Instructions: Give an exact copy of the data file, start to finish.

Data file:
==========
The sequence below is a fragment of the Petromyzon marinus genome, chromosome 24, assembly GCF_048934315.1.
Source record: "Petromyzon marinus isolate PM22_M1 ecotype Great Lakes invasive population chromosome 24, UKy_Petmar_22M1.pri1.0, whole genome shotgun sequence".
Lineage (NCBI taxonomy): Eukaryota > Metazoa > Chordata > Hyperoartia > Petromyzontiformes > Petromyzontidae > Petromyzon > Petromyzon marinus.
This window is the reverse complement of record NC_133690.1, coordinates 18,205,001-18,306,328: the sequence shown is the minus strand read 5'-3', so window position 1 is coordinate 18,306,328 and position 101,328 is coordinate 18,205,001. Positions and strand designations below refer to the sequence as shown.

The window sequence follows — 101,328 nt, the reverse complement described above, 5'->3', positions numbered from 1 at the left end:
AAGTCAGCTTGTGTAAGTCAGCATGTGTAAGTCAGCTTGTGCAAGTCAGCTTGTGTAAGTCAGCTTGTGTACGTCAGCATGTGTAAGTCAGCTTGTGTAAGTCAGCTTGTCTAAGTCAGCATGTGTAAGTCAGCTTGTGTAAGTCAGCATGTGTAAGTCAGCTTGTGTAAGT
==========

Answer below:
The sequence below is a fragment of the Petromyzon marinus genome, chromosome 24, assembly GCF_048934315.1.
Source record: "Petromyzon marinus isolate PM22_M1 ecotype Great Lakes invasive population chromosome 24, UKy_Petmar_22M1.pri1.0, whole genome shotgun sequence".
Lineage (NCBI taxonomy): Eukaryota > Metazoa > Chordata > Hyperoartia > Petromyzontiformes > Petromyzontidae > Petromyzon > Petromyzon marinus.
This window is the reverse complement of record NC_133690.1, coordinates 18,205,001-18,306,328: the sequence shown is the minus strand read 5'-3', so window position 1 is coordinate 18,306,328 and position 101,328 is coordinate 18,205,001. Positions and strand designations below refer to the sequence as shown.

The window sequence follows — 101,328 nt, the reverse complement described above, 5'->3', positions numbered from 1 at the left end:
AAGTCAGCTTGTGTAAGTCAGCATGTGTAAGTCAGCTTGTGCAAGTCAGCTTGTGTAAGTCAGCTTGTGTACGTCAGCATGTGTAAGTCAGCTTGTGTAAGTCAGCTTGTCTAAGTCAGCATGTGTAAGTCAGCTTGTGTAAGTCAGCATGTGTAAGTCAGCTTGTGTAAGT